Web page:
- Existing data remains intact; this is a proven product upgrade, not a conversion
- U.S.-based support
For information on the Aprima Rescue Plan™ for customers of Allscripts MyWay™, call 813-774-9800, option 2 or contact us here.
About Aprima Medical Software, Inc.
The Aprima EHR/PM is an integrated system built on a single database. Aprima uses a fast, flexible design that adapts automatically to a physician’s workflow and sets the benchmark for ease-of-use, speed and flexibility. Aprima is one of the few companies with a 15-year track record of success, including CCHIT Certification consistently every year as well as ONC Certification for 2011/2012. Thousands of Aprima users are benefiting from improved quality of care, improved patient satisfaction, improved quality of life and an improved bottom line.
Aprima is a registered trademark of Aprima Medical Software. All other trademarks are the property of their respective owners. Allscripts MyWay™ is a product of Allscripts HealthCare Solutions, LLC. Aprima is not affiliated with Allscripts HealthCare Solutions, LLC.
Click here to learn more about making the switch today!
Doctors Administrative Solutions (DAS) CEO, David Schlaifer and Director of Government Affairs, Mallory Tai Taylor made their second visit to the White House on Monday, June 24, 2013 as champions for independent physicians.
Schlaifer and Taylor participated in The Obama Administration’s Roundtable on Health IT and Exports, which focused on promoting the sale of Health IT internationally while also heeding the need to develop sound regulations and practice protocols necessary to successfully integrate electronic health care management systems across the global marketplace.
“It’s an honor to collaborate with some of the most respected and influential thought leaders in the Health IT industry, while also a significant responsibility to the health care providers we serve,” explained Schlaifer. “The constantly changing marketplace means our clients, some of the nation’s more than 289,000 independent physicians, need a strong voice at the table to ensure their unique business challenges and concerns are not only heard but also addressed.”
Roundtable participants reviewed the current progress of integrating health IT systems in the domestic marketplace. A critical evaluation of successful case studies and setbacks were used to establish key benchmarks for best practices in the global marketplace.
Included in the discussions co-hosted by Business Forward were Francisco Sanchez, Under Secretary of Commerce for International Trade; David Muntz, Principle Deputy National Coordinator, Office of National Coordinator, U.S. Department of Health and Human Services; Claudia Williams, Health IT Liaison, White House Office of Science and Technology Policy; among other notable business leaders representing such organizations as Oracle and Intel.
“We’re pleased by how the effort to expand our nation’s burgeoning health care IT infrastructure into the global marketplace is being so thoughtfully planned and considered by top White House officials,” explained Schlaifer. “As the dividing line between the domestic and international marketplace becomes increasingly blurred, having collaborative IT systems in place will be an essential component to providing quality health care.”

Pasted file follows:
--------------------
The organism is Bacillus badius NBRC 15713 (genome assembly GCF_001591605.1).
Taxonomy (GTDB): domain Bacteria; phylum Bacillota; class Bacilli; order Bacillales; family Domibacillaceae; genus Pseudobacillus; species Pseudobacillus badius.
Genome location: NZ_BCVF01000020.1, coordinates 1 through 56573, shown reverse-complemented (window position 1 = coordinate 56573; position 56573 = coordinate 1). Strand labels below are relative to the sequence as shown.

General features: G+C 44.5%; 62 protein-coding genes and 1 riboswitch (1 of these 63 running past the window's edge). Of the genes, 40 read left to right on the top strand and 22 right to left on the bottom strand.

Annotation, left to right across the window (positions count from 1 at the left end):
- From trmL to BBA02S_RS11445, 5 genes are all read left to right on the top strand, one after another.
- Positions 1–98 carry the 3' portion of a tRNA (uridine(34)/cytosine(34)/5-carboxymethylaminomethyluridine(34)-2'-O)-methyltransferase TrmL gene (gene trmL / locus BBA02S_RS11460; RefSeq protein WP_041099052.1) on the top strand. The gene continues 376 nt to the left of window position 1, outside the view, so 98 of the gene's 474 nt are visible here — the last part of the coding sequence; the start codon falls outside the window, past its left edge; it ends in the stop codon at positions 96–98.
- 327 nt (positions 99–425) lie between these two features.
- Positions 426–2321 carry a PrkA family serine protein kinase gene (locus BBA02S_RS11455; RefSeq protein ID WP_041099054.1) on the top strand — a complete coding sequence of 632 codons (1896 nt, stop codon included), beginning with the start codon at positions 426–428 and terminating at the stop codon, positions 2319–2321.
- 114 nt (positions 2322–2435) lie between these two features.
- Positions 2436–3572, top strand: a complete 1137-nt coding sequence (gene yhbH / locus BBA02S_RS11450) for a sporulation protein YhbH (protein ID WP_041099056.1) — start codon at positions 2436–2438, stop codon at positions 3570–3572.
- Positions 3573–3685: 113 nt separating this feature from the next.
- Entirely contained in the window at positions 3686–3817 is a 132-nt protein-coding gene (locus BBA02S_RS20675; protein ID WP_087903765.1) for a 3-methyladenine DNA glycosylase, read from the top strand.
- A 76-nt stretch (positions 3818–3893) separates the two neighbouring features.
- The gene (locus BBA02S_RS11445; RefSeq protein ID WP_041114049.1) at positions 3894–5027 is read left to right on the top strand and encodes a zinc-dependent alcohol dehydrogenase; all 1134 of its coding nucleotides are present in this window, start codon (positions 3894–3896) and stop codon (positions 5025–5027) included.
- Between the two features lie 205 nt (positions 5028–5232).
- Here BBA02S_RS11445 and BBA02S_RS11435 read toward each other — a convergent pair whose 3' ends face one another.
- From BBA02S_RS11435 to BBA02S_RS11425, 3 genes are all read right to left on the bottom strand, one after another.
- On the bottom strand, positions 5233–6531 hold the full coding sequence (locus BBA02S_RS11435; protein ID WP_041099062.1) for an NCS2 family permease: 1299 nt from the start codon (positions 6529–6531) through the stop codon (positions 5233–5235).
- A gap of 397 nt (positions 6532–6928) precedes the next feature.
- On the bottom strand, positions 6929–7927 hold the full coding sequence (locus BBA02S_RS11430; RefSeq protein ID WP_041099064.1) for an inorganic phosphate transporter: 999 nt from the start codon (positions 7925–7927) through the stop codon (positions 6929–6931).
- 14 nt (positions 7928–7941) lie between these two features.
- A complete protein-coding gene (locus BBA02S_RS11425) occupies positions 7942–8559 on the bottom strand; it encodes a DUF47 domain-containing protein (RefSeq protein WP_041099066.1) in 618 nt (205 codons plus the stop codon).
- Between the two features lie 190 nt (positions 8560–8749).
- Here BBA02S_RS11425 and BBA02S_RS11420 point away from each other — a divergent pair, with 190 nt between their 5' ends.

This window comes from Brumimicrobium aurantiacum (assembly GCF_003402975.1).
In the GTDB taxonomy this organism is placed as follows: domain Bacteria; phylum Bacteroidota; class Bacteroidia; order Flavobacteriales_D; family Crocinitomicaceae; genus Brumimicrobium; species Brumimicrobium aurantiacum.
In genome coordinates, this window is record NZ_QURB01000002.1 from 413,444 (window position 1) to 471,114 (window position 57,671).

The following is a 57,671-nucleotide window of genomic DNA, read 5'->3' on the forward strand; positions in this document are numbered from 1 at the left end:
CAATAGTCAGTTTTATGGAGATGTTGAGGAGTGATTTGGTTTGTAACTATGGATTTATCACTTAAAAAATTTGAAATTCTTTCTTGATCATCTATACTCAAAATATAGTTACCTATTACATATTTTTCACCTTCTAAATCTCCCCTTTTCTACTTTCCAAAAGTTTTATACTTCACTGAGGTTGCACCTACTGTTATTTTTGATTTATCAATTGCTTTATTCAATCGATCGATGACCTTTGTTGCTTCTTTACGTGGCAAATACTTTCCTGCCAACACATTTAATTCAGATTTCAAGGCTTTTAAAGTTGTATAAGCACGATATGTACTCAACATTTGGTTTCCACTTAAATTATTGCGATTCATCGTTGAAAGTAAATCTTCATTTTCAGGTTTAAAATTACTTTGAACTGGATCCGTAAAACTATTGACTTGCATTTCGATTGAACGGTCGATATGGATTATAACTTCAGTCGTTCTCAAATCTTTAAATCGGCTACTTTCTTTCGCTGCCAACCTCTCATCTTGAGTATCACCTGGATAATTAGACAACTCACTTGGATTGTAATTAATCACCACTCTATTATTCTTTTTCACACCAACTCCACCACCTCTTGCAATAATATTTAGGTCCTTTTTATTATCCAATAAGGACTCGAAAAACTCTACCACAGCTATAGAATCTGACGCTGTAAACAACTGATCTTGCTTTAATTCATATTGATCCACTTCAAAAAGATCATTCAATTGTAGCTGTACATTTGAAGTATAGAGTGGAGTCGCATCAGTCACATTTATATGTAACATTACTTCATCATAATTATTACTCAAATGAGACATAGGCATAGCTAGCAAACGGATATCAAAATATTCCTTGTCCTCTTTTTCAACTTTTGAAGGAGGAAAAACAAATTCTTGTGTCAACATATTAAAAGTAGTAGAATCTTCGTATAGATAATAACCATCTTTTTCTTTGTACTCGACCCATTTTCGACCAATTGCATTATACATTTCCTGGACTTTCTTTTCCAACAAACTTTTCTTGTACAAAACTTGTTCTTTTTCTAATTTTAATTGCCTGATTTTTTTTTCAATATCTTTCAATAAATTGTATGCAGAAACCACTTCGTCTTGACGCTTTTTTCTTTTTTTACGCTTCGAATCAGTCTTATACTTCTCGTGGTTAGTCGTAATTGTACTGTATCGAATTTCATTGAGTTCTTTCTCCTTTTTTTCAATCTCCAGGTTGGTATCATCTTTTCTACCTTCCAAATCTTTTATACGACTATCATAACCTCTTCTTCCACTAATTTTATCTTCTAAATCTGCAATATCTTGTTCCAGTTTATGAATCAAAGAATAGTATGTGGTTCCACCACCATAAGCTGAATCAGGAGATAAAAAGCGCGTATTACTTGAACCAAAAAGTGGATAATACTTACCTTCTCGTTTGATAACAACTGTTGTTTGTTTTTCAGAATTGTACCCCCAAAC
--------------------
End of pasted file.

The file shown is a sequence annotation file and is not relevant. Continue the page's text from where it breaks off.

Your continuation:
About Doctors Administrative Solutions (DAS)
Now entering its second decade, DAS has emerged as a top market leader providing electronic health record (EHR),practice management (PM) and revenue cycle management (RCM) solutions to health care providers that want to prioritize patient care over paperwork. Headquartered in Tampa and with its newest office located in the New York metropolitan area, prioritizing customer service has made DAS an EHR provider with a 100 percent meaningful use attestation success rate among its rapidly growing network of 3,000 system users.
About Business Forward
Business Forward is an organization that helps ensure business has a voice at the policy table -specifically, one that helps build stronger support for policies that promote America’s economic competitiveness.
A major Electronic Prescribing (eRx) Incentive Program deadline is approaching for both individual eligible professionals (EPs) and group practices participating in the Group Practice Reporting Option (GPRO). If you are an EP or an eRx GPRO participant, you must successfully report as an electronic prescriber before June 30, 2013 or you will experience a payment adjustment in 2014 for professional services covered under Medicare Part B’s Physician Fee Schedule (PFS.) The 2013 eRx Incentive Program 6-month reporting period (January 1, 2013 to June 30, 2013) is the final reporting period available to you if you wish to avoid the 2014 eRx payment adjustment. If you do not successfully report, a payment adjustment of 2.0% will be applied, and you will receive only 98.0% of your Medicare Part B PFS amount for covered professional services in 2014. This deadline does not apply to you if the eligible professional achieves Meaningful Use under the Medicare or Medicaid EHR Incentive Program during the 12-month eRx reporting period (1/1/12-12/31/12) or the 6-month eRx reporting period (1/1/13-6/30/13) and attests during the 6-month reporting period (1/1/13-6/30/13). See other exceptions below: Avoiding the 2014 eRx Payment Adjustment Individual EPs and eRx GPRO participants who were not successful electronic prescribers in 2012 can avoid 2014 eRx payment adjustment by meeting specified reporting requirements between January 1, 2013 and June 30, 2013. Below are the 6-month reporting requirements: